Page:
Home Selling in Gainesville>Question Details

Cinammon Girl, Home Buyer in 20155

What are my options if buyer's mortgage loan is not approved the day before closing?

Asked by Cinammon Girl, 20155 Tue Apr 17, 2012

I accepted an offer in the beginning of March on the sale of my house and need its' proceeds to buy the house I'm to close on in two days.
Closing for the house I'm selling was to be tomorrow. Yesterday, I was told by my realtor that due to the buyer working in another country as well as here, his credit report needs to be translated into English,which hasn't been done. Also, the buyer's wife had her identity stolen a yr ago and there is a problem getting their 1040 from 2011. If loan is not approved, what recourse do I have, besides keeping the $5,000 check deposit? Help!!!

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The chance the buyer signed a contract to purchase your house, and waived the financing contingency is practically zero. Especially if there is a buyer's agent involved in this transaction. Sorry. It's not the answer you want to hear. The buyers(s) are not obligated to go forward after exhausting all financial obligations to purchase, and they are entitled to the funds paid through the earnest money deposit.
0 votes Thank Flag Link Tue Apr 17, 2012
If your buyers agent included a finance contingency with their offer then you may not have any recourse against them and they may be able to get their $5000.00 back. You really need to look through everything in the offer that you accepted and see what it says. I would suggest maybe trying to extend the closing dates if everybody will agree to that.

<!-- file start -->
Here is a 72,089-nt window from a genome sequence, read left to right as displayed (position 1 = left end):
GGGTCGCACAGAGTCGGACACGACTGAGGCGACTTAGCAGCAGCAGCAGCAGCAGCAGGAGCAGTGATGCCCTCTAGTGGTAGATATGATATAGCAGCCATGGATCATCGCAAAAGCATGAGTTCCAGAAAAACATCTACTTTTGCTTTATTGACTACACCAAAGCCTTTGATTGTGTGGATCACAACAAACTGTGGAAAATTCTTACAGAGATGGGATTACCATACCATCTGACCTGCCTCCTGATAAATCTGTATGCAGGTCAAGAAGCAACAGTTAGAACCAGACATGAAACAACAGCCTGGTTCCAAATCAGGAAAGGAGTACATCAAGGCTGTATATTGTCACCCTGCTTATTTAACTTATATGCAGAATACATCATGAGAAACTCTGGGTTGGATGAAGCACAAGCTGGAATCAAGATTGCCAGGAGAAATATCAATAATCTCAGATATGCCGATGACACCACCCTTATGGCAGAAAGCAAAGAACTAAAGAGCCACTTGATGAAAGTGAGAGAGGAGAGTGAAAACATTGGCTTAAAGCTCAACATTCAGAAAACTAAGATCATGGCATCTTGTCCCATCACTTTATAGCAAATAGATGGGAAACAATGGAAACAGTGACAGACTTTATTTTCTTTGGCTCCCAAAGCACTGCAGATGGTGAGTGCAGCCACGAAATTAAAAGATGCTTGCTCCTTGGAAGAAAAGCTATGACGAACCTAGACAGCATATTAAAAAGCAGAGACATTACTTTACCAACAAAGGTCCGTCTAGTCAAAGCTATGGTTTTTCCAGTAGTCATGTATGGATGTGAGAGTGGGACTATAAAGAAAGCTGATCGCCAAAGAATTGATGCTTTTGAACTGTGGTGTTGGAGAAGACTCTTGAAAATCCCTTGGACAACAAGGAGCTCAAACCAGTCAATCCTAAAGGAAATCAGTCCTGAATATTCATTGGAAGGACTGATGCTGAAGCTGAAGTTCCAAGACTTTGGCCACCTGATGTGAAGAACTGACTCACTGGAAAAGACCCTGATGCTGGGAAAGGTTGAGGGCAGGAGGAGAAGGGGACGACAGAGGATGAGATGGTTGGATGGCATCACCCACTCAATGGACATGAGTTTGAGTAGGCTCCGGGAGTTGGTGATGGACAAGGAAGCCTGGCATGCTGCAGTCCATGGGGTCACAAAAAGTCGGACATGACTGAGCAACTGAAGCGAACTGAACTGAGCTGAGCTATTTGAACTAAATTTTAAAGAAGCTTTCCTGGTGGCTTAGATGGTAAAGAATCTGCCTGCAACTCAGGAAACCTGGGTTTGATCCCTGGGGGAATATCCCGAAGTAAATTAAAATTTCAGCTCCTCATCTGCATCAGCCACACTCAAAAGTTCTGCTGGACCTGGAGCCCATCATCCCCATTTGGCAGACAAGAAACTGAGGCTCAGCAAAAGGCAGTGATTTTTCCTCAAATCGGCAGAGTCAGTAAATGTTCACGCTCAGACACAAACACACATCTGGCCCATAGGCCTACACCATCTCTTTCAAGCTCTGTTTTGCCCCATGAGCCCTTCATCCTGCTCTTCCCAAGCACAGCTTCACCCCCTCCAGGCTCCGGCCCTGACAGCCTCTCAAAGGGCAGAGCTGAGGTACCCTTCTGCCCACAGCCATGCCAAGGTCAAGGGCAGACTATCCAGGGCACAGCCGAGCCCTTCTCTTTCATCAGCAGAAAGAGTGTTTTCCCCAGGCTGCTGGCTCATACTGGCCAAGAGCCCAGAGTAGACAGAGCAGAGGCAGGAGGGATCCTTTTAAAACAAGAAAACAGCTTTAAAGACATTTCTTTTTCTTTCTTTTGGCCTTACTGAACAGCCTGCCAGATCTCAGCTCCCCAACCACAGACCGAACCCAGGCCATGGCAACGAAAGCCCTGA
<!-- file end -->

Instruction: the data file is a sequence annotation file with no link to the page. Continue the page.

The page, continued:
0 votes Thank Flag Link Tue Apr 17, 2012
Hopefully your contract to buy was made contingent on your home closing. If not, you're unfortunately in a jam. Assuming your purchase is contingent, I can tell you that lending is so tight right now, primarily driven by the government witch hunt going on against lenders - that many, many closings are getting delayed. Last month 30% of mortgages across the country were denied. So, the key to being successful and keeping deals together is to keep a cool head, don't let emotions run wild, don't assume anything - ask questions and make sure all parties involved are informed as to exactly what is going on. As long as everyone understands the dynamic and is committed to working through the issues, you can make the process much less stressful or painful. If you get one party that acts irrationally or starts demanding things, deals tend to fall apart very quickly. I know its a general answer but without knowing the specifics or details, its the best "big picture" advice I can give.
0 votes Thank Flag Link Tue Apr 17, 2012
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